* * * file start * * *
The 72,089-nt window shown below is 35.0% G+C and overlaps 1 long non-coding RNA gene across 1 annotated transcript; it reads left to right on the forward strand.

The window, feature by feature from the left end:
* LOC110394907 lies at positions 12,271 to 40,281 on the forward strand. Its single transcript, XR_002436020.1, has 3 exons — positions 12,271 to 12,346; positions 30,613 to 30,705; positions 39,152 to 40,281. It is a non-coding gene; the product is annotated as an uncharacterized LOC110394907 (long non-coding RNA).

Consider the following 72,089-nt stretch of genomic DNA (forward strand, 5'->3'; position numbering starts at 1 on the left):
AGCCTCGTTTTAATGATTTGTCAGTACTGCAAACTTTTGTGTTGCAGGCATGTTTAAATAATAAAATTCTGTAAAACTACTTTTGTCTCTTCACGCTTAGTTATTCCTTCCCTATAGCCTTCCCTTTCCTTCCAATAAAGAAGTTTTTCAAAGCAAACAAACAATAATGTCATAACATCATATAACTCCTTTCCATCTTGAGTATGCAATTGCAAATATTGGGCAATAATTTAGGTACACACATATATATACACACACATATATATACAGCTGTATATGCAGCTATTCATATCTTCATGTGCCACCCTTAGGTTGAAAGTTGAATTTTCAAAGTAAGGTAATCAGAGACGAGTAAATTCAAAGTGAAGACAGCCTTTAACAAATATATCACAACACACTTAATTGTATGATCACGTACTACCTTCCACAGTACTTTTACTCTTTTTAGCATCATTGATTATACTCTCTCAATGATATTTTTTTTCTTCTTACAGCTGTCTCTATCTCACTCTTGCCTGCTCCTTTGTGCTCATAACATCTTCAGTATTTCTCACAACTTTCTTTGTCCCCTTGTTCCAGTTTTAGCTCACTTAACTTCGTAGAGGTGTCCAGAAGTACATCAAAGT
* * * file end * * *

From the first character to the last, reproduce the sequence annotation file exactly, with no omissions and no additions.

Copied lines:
The 72,089-nt window shown below is 35.0% G+C and overlaps 1 long non-coding RNA gene across 1 annotated transcript; it reads left to right on the forward strand.

The window, feature by feature from the left end:
* LOC110394907 lies at positions 12,271 to 40,281 on the forward strand. Its single transcript, XR_002436020.1, has 3 exons — positions 12,271 to 12,346; positions 30,613 to 30,705; positions 39,152 to 40,281. It is a non-coding gene; the product is annotated as an uncharacterized LOC110394907 (long non-coding RNA).

Consider the following 72,089-nt stretch of genomic DNA (forward strand, 5'->3'; position numbering starts at 1 on the left):
AGCCTCGTTTTAATGATTTGTCAGTACTGCAAACTTTTGTGTTGCAGGCATGTTTAAATAATAAAATTCTGTAAAACTACTTTTGTCTCTTCACGCTTAGTTATTCCTTCCCTATAGCCTTCCCTTTCCTTCCAATAAAGAAGTTTTTCAAAGCAAACAAACAATAATGTCATAACATCATATAACTCCTTTCCATCTTGAGTATGCAATTGCAAATATTGGGCAATAATTTAGGTACACACATATATATACACACACATATATATACAGCTGTATATGCAGCTATTCATATCTTCATGTGCCACCCTTAGGTTGAAAGTTGAATTTTCAAAGTAAGGTAATCAGAGACGAGTAAATTCAAAGTGAAGACAGCCTTTAACAAATATATCACAACACACTTAATTGTATGATCACGTACTACCTTCCACAGTACTTTTACTCTTTTTAGCATCATTGATTATACTCTCTCAATGATATTTTTTTTCTTCTTACAGCTGTCTCTATCTCACTCTTGCCTGCTCCTTTGTGCTCATAACATCTTCAGTATTTCTCACAACTTTCTTTGTCCCCTTGTTCCAGTTTTAGCTCACTTAACTTCGTAGAGGTGTCCAGAAGTACATCAAAGT